Jimmy John Liautaud: The sub shop founder’s success story

The sandwich chain Jimmy John’s has become a staple for quick delivery, anytime-eats, and fresh subs. Over the past 37 years, back when Jimmy John’s was founded, the chain has grown enormously.

In 2019, Forbes reported $2 billion in sales revenue for the company across 2802 locations. Founder Jimmy John Liautaud has steadily grown the company, weathering good and bad, and coming out on top through innovation and perseverance. And the business’s milestones just keep accelerating.

Liautaud opened the first Jimmy John’s in 1983 in Illinois. The founder rented a converted garage in an alley that had once been a pizza joint. The good news was the rent was cheap and near a group of bars just off the campus of Eastern Illinois University, Liautaud, just 19 years old at the time, began personally delivering sandwiches to college dorms, charging students just 25 cents a sandwich. Any college student or alumni will recognize this scenario: ordering Jimmy John’s at any hour, day or night, and enjoying a prompt sub soon after.

18-hour days of running his sandwich shop taught Jimmy John Liautaud a working knowledge of finance, which he applied to grow the business even further. Liautaud grossed $155,000 in sales in just his first year of business. The second Jimmy John’s location opened in 1986 near the campus of Western Illinois University. Liautaud learned early on how to keep food costs down by simplifying the Jimmy John’s menu. This minimalism led to consistency and gave the restaurant a competitive edge over some of the other larger chains.

In 1994, Liautaud was overseeing a total of 10 shops. That same year, Jimmy John’s made its first $1 million in sales and sold its first franchise location. The growth kept up, and by 2002, Jimmy John’s had 160 locations. Here, a fork in the road presented itself. Of that 160 locations, 70 were on the brink of failing. Liautaud and his president, James North, personally traveled the country to work with each Jimmy John’s franchisee to help instill the company’s systems and procedures. This dedication paid off, and 63 struggling locations were turned around.

Perhaps the greatest practice Liautaud took away from the hands-on intervention of his restaurants is the institution of higher approval standards for selling franchise locations. Instead of altering or compromising the restaurant’s core business tenets – running a restaurant requires late nights and long hours, — that proved successful yet challenging, each prospective franchisee received the appropriate vetting and rigorous crash course on how to avoid burnout while operating a Jimmy John’s store.

This vetting process proved invaluable. Prior to this training method, Liautaud had been admittedly naive regarding the work ethic or lack thereof being brought by some unassuming franchisees. As Liautaud told the Franchise Times, “I couldn’t believe that people didn’t want to get up at 5 in the morning and bake bread. I was shocked. I didn’t know that I was the weirdo.” But eventually Liautaud did find other “weirdos” who shared his unwavering work ethic. In 2007, just a short five years after the hurdles of 2002, Jimmy John’s opened their 500th location. Then the company doubled its expansion rate just three years later, celebrating the opening of store 1000 in 2010.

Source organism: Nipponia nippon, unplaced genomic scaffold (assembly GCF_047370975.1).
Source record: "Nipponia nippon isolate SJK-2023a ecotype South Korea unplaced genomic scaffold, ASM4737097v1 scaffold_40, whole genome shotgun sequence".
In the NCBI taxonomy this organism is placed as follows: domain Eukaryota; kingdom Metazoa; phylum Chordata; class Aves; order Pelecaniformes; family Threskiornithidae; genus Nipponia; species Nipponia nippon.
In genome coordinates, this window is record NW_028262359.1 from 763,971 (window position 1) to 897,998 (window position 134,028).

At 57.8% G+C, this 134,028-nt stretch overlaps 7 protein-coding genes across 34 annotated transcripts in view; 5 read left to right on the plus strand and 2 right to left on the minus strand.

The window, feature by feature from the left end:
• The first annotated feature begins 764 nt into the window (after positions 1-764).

In 2014, 1000 stores became 2000, and Liautaud prepared to take the restaurant public. While weighing the decision, he began scrutinizing his company and realizing that he enjoyed his autonomy — he did not want to answer to shareholders. He had already brought on an investor, Weston Presidio, in 2007. But seven years later, in 2014, it was time for Weston Presidio to cash out on their investment.

During his deliberations, Liautaud began receiving a flood of offers. Neil Aronson, Managing Partner of Roark Capital, had known Liautaud for a number of years and had been tracking Jimmy John’s meteoric success. Jimmy accepted Roark Capital’s bid, knowing they would be an ideal partner. Beyond his personal association with Aronson, Liautaud also knew that Roark’s specialties lay in the chain-restaurant and beverage industry. Arby’s, Corner Bakery, and Cinnabon are among the 64 franchised brands Roark has acquired. Liautaud was well-aware of the strength of Roark’s industry strategies but also trusted that their partnership would allow him the same freedom he had always enjoyed while running his business.

Liautaud sold a majority stake of Jimmy John’s to Roark Capital in 2016 and remained the single largest individual shareholder. In October 2019, Jimmy John’s and Inspire Brands, whose parent company is Roark, announced their merger. Jimmy John Liautaud is now an advisor to Paul Brown, Inspire Brand’s CEO.

Check out Liautaud’s Facebook page and website to learn more.